Friday Fictioneers: Tunnel Vision

Friday Fictioneers is hosted by Rochelle Wisoff-Fields who provides us with a photo prompt. Each week’s challenge is to write a 100-word story inspired by the photo.


PHOTO PROMPT © Dawn Miller

Tunnel Vision

Tunnel vision was one of the side effects of time travel.

Metaphorically, it was good to focus on my task.

Literally, it could be dangerous.

My target was Dr. Leonard Strauss, a disgruntled biochemist who would soon unleash history’s most deadly chemical attack.

I found him as he was exiting his car in front of a restaurant. I drew my gun. He lunged to the left. I fired twice.

I ducked into an alley and activated my return.

I immediately searched Dr. Leonard Strauss, author of multiple terrorist attacks, which were inspired by the murder of his wife and daughter.

Friday Fictioneers: Tasted The Wine

Friday Fictioneers is hosted by Rochelle Wisoff-Fields who provides us with a photo prompt. Each week’s challenge is to write a 100-word story inspired by the photo.

PHOTO PROMPT © Rochelle Wisoff-Fields

Tasted The Wine

Her tears fogged up her glasses as she stormed out of the house. She stumbled down the stairs and nearly tripped over the stone frog in the yard.

Stupid frog. She hated that fucking frog.

Life as she knew it was over. Life was over.

She was alone, alone for the first time in… her life.

She gave him the best years of her life. She couldn’t reverse those years or remove their tarnish.

She can’t see it now, but maybe the tears will dry, the fog will lift, and the best years of her life are yet to come.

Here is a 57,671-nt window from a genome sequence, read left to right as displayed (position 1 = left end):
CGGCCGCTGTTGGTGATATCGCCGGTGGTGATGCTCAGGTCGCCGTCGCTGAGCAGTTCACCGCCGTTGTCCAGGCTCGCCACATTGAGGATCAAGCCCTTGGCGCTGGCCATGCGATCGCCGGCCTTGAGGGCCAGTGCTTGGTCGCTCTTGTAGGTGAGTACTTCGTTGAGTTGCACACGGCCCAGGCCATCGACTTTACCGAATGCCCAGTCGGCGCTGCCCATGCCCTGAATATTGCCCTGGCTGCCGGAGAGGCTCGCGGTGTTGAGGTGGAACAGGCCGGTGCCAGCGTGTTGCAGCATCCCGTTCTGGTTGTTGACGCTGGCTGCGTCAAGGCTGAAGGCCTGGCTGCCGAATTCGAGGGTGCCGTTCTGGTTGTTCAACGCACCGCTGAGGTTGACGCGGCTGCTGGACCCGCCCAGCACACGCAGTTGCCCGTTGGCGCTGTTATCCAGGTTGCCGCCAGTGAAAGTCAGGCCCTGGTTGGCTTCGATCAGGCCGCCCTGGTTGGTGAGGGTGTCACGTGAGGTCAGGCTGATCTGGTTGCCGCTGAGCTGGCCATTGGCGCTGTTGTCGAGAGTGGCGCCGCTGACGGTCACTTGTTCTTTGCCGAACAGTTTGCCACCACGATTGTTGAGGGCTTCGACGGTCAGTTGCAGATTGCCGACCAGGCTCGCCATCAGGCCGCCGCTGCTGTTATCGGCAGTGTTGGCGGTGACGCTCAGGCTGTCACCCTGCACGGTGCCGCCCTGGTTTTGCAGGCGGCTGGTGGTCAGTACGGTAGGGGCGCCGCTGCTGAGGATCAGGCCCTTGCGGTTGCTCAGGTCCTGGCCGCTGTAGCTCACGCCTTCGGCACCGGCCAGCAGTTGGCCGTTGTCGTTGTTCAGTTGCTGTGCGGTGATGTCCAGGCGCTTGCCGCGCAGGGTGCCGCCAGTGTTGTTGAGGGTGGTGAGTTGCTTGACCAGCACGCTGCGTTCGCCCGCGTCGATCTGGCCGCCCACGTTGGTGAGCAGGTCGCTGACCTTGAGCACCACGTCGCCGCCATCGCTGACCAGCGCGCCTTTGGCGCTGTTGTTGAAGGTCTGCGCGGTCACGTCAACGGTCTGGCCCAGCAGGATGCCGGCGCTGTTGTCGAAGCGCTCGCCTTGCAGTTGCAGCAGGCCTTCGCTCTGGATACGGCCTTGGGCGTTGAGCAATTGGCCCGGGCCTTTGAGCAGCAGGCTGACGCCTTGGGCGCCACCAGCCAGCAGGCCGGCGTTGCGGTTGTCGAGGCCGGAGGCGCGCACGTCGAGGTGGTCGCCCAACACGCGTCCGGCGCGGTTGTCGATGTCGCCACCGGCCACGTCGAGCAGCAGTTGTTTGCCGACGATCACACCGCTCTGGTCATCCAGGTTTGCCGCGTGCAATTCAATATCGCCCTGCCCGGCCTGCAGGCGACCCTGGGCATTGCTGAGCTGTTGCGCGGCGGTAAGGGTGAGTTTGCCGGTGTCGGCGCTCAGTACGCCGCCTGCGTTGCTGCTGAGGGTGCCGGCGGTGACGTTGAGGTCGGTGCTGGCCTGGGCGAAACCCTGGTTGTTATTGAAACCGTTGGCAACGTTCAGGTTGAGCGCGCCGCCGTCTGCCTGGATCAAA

Friday Fictioneers: Donnie

Friday Fictioneers is hosted by Rochelle Wisoff-Fields who provides us with a photo prompt. Each week’s challenge is to write a 100-word story inspired by the photo.

PHOTO PROMPT © Ted Strutz

I got to use flash fiction in a practical situation the other night. I’ve been working on a web series. Writing as a team sport is an adjustment. (“What are you Dollar Store bitches doing in V.I.P.?” is a good line.) The other night we had an improv competition as an exercise. I was the only non-actor in the competition. I was paired with a beautiful, talented actress. She was nervous, at least in part, because her partner was not an actor. Before it was over, she said we were a good team, multiple times. By the time it was our turn, I took the prompt and had a sketch ready in my head. It was flash fiction in action. We won the competition. I impressed the actual actors. It was a lot of fun, and now, I want to act.

Donnie

“Donnie was charismatic and wise…”

“Donnie didn’t believe in last names.”

“He wanted us to let the past go and embrace the future.”

“He was all about freedom.”

“… at first. Then, things got weird.”

“Donnie said last names were labels our parents put on us to show they owned us.”

“It was about freedom but his way.”

“The mall bombing scared people.”

“We were there for peace, love, and freedom, not to hurt people.”

“Cruel. He was jovial until you disagreed with him. Then he was cruel.”

“He preached freedom, but he was all about power.”

“Power through fear.”